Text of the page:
The U.S. President Donald Trump signed a bill into law on Nov. 16, approving the creation of the Cybersecurity and Infrastructure Security Agency (CISA) within the Department of Homeland Security (DHS). The bill, called the CISA Act, restructures and rebrands the National Protection and Programs Directorate (NPPD), a program inside the DHS, as CISA, a standalone federal agency in charge of administering civilian and federal Cybersecurity programs.
Formed in 2007, the NPPD has already been managing almost all of the DHS’ cyber-related issues and projects. As a wing of the DHS, the NPPD was the government entity in charge of physical and cyber-security of federal networks and critical infrastructure, and supervised the Federal Protective Service (FPS), the Office of Cyber and Infrastructure Analysis (OCIA), the Office of Biometric Identity Management (OBIM), the Office of Cybersecurity & Communications (OC&C), and the Office of Infrastructure Protection (OIP). As CISA, the agency’s prerogatives will remain the same, and nothing is expected to change in day-to-day operations, but as a federal agency, CISA will now benefit from an increased budget and more authority in imposing its directives.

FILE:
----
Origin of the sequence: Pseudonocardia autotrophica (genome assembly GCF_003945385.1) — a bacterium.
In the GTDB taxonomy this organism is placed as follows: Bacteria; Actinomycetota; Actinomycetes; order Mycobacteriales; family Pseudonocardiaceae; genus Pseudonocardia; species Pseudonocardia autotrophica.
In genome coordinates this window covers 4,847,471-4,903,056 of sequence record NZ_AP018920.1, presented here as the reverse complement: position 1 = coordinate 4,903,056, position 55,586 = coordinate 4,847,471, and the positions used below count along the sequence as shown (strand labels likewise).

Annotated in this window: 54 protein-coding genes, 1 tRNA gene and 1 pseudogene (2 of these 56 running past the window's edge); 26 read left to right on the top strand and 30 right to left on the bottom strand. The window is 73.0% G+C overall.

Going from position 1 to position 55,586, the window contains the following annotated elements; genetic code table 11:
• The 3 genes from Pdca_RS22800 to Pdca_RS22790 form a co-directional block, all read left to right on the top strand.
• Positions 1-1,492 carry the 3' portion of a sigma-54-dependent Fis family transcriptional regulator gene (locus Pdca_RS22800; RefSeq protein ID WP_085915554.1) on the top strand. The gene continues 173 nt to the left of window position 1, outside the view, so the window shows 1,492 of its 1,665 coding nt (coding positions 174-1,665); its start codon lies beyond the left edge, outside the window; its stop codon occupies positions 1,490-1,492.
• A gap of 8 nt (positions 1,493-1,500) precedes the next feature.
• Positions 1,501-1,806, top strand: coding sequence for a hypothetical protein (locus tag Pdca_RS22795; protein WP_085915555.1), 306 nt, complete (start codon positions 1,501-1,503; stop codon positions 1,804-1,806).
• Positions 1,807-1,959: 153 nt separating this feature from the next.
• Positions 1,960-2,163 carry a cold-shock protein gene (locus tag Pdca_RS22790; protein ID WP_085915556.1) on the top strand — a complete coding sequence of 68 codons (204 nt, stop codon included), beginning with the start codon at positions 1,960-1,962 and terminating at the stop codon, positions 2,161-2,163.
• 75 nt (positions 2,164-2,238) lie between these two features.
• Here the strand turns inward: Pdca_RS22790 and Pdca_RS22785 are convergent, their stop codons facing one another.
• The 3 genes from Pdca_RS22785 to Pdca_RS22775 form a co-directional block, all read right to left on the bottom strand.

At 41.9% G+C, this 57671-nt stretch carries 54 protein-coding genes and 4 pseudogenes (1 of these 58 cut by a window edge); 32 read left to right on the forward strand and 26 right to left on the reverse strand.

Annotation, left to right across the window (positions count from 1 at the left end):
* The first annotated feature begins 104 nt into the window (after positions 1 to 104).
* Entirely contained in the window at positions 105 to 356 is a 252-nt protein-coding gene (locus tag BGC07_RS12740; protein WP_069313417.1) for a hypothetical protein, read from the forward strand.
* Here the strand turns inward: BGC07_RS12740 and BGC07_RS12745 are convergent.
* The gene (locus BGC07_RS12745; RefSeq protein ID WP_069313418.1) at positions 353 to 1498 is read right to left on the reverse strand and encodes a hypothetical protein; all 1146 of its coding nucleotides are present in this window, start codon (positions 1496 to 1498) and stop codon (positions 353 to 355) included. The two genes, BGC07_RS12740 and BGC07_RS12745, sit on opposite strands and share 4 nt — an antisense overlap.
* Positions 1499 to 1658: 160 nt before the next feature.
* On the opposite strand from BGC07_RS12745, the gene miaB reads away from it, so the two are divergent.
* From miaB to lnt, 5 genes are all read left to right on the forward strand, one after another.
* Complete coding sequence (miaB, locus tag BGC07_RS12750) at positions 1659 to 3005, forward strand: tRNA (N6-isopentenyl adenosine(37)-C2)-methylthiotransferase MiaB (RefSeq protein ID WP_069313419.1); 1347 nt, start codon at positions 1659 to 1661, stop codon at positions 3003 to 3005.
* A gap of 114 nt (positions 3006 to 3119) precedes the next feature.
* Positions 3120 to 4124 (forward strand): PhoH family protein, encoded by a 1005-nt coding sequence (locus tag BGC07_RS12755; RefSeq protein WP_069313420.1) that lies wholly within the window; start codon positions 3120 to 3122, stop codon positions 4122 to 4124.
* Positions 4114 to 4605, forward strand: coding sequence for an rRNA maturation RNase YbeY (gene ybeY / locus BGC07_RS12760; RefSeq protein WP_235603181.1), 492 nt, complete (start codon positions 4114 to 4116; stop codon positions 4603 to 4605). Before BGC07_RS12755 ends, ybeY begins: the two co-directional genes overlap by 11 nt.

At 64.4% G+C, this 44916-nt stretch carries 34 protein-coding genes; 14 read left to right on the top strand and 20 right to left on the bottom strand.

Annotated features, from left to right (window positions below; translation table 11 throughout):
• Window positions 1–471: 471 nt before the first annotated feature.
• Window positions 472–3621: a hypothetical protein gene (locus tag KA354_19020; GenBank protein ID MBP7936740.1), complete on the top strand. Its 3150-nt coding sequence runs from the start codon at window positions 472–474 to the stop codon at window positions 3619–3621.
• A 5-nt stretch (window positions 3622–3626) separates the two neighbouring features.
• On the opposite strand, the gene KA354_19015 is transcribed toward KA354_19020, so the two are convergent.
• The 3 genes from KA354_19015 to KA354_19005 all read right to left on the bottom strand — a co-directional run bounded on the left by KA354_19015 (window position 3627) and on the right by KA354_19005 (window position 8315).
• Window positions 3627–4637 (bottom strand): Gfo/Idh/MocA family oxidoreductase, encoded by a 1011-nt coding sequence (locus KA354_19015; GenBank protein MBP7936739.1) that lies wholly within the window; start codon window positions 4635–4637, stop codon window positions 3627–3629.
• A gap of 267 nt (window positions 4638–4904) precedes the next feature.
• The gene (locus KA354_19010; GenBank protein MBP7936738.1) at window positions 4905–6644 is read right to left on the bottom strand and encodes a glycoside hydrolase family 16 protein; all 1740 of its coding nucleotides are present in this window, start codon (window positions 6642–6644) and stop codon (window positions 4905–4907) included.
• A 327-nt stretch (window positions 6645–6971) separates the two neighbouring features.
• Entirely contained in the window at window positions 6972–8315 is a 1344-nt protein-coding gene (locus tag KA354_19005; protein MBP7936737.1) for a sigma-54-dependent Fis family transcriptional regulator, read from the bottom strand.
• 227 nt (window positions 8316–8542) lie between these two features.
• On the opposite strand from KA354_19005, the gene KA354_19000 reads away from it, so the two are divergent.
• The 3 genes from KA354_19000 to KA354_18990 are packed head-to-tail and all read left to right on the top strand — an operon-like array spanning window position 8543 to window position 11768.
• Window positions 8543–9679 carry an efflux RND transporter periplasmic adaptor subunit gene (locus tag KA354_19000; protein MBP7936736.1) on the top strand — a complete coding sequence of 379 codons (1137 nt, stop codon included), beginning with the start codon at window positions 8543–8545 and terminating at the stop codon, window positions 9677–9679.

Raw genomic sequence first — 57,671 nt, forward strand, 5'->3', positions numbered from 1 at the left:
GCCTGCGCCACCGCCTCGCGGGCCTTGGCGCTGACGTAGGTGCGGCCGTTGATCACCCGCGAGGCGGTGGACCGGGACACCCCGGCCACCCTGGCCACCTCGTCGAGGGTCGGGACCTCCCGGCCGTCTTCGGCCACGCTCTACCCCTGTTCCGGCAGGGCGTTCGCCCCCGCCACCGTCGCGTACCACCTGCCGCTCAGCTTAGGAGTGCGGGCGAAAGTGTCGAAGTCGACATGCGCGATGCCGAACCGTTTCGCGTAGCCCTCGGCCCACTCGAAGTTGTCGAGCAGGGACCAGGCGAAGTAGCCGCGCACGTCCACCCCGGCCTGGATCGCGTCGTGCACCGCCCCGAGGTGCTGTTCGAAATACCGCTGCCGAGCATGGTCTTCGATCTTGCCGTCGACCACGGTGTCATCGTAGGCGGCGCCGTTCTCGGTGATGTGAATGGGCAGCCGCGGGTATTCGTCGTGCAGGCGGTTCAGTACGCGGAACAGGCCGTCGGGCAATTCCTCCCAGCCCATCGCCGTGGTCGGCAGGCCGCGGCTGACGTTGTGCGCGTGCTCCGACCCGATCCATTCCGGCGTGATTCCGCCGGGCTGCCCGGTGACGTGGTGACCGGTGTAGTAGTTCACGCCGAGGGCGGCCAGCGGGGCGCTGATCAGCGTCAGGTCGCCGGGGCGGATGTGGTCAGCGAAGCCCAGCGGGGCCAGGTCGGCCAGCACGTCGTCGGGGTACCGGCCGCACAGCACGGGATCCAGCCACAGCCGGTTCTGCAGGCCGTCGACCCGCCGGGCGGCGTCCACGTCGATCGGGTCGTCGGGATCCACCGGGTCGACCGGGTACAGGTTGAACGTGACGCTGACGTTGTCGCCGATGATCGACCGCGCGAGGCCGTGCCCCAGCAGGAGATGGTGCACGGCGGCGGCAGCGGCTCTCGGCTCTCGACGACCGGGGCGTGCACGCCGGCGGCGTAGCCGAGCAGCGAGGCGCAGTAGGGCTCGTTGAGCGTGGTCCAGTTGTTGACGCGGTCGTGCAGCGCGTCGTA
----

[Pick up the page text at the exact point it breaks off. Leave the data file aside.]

NPPD Undersecretary Christopher Krebs said that hoisting the Cybersecurity mission within the DHS, streamlining the agency’s operations, and providing NPPD a name that imitates what it actually does will help better secure the nation’s critical infrastructure and cyber platforms. Krebs also noted that the changes will also augment the Department’s ability to engage with industry and government stakeholders and recruit top Cybersecurity expertise. The NPPD’s current head, Christopher Krebs will become the first director of the CISA. The CISA Act was originally proposed last year, which was passed in the Senate in October, and passed the House last week.